Internal Boxing

Nei Jia Quan/Internal Family Boxing

Nei Jia Quan – Internal Family Boxing, is a system of practicing the fighting ability that combines three styles of Chinese Wushu. Xing Yi Ba GuaTai Ji.

Those three styles evolved and kept developing independently for many years and each resembles its story and special features. The first time that those three arts were combined under the name Nei Jia Quan was in 1894 when the Ba Gua Quan teacher Cheng Ting Hua and his friends Liu De Kuan, Li Cun Yi and Liu Wei Xian were united and created a small martial arts organization.
They have observed that even thought the three styles were build on a different central idea, those ideas were of equal importance and essential in order for the trainee to develop his/her martial ability.
In order to improve the level of their arts, to achieve a harmonious coexistence of different styles and teachers and to increase the level of their trainees they have considered it right to teach those three styles together as a unity.
In that “fraternity”, Tseng Ting Hua was the representative for the art of Ba Gua, Liu De Kuan for the Taiji, and Li Tsun Yi and Liu Yuei Siang for the Xing Yi. Those teachers after the creation of the union decided that when a student would chose to follow one of them could freely follow the rest.
With this cooperation those teachers improved their teaching abilities, created famous students and reached the conclusion that despite the specific features of each of their arts, they are governed by common principles rendering them to belong in the same family. They wished to give a name to this family and they named it “Nei Jia Quan” (Internal Family Boxing).
This is how those arts were related into one group and this is the reason why those three styles are known as internal styles.


Martial arts comprise in their core, arts that negotiate the defeat or extermination of the opponent. They are violent by nature. Before the 19th century people who were practicing those arts were mainly poor peasants learning martial arts in order to protect themselves and their families and also to find work as guards, soldiers and caravan companions. For those reasons, they were mainly practical and as a result there was no connection between those arts and philosophy.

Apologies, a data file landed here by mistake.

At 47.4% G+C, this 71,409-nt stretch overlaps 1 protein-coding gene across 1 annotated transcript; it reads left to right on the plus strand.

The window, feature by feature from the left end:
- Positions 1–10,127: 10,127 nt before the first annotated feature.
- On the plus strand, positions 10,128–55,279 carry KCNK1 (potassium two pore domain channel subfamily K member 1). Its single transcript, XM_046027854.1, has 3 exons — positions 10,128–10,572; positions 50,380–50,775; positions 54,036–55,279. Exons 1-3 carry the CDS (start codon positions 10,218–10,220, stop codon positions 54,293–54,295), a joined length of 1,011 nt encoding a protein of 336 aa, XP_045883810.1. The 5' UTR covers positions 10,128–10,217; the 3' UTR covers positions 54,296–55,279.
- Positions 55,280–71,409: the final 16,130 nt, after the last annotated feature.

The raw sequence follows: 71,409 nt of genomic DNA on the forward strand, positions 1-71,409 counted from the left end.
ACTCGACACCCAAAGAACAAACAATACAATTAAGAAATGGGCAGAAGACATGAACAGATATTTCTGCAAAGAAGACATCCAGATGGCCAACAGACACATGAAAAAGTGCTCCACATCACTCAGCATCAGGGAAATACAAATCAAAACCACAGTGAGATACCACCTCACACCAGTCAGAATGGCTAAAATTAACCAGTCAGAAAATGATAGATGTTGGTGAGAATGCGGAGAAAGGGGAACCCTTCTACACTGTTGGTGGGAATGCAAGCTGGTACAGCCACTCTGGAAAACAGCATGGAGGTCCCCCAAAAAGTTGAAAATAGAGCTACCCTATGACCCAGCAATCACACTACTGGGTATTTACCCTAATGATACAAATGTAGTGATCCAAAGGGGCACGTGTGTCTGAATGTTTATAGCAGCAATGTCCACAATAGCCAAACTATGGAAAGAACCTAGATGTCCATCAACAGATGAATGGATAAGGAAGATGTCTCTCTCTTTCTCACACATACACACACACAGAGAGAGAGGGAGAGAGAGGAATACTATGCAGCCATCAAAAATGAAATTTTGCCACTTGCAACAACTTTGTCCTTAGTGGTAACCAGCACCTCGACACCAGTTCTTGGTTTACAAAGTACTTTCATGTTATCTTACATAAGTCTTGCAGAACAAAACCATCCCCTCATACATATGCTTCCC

The connection between Nei Jia Quan and the Chinese philosophy and more specifically the Taoist theory of the five elements, the I-Ching and Yin-Yang was made officially for the first time through the publication of books by the famous teacher Sun Lu Tang, in the beginning of the 19th century.
The following years, this connection deepened and as a result in our days Nei Jia Quan system is a carrier of the Chinese cultural heritage and culture.
The love for nature and life of the ancient Taoist teachers, that permeates their philosophy, soothes the brutality of martial arts and renders them more acceptable as a mean for training into the modern peaceable today’s societies. In counterpoint, reciting by heart those theories during training doesn’t help at all to the development of “magical” abilities not to mention the martial ability itself.
Nei Jia Quan that we are practicing in our club has its roots in those teachers.
Following, as an indication of respect, we refer to the ancestor teachers and some features of their lives that are mainly related to their art. At the same time, whoever is interested can trace the origin of the practicing methods of the Chinese Wushu we are teaching.


Sun Lu Tang (1861-1933)


Sun Lu Tang was a “rare breed” in the circles of the Chinese martial arts of his era since he was combining incomparable martial ability with deep knowledge of the Chinese philosophy and literature.
He was taught the art of Xing Yi first from Li Kui Yuan and later on from the famous teacher Guo Yun Shen. When he completed his education, his teacher encouraged him to continue the practice of Ba Gua, and for this reason he took him to his friend and teacher of Ba Gua Zhang, Cheng Ting Hua.
After he completed his education in Ba Gua Zhang, the teacher Cheng Ting Hua, understanding there is a connection of Ba Gua and the Taoist philosophy, encouraged him to travel to the mountains Emei and Wudang, where many Taoist hermits were living, to study the book of changes and the Taoist philosophy. Indeed in 1894, Sun Lu Tang went to Sitsuan province and was taught the theory of the book of changes and Emei Qi Qong from the monk Zhi Zhen. After that he continued his studies in Wudang Mountain where he had practiced Taoist longevity techniques from the abbot of the temple Jing Xu.
In 1914 he learned the Wu Hao Taiji Quan from Hao Wei Zhen (1849-1920). After years of studying the “internal arts”, the teacher Sun Lu Tang, combining Ba Gua walking and the power of legs and waist from Xing Yi, with the receptiveness of Taiji he created his own Tai Ji style known as Sun style Tai Ji.
The books that were published the following years were the first in history to explain the relation between Chinese martial arts and the Chinese philosophy and contributed to an increase in popularity of those arts and the establishment of many organizations throughout China in order for people to the study them. Many books have been published in the past in relation to Chinese martial arts referring to that relation, but none of them presented and explained that theory in such a direct and clear way.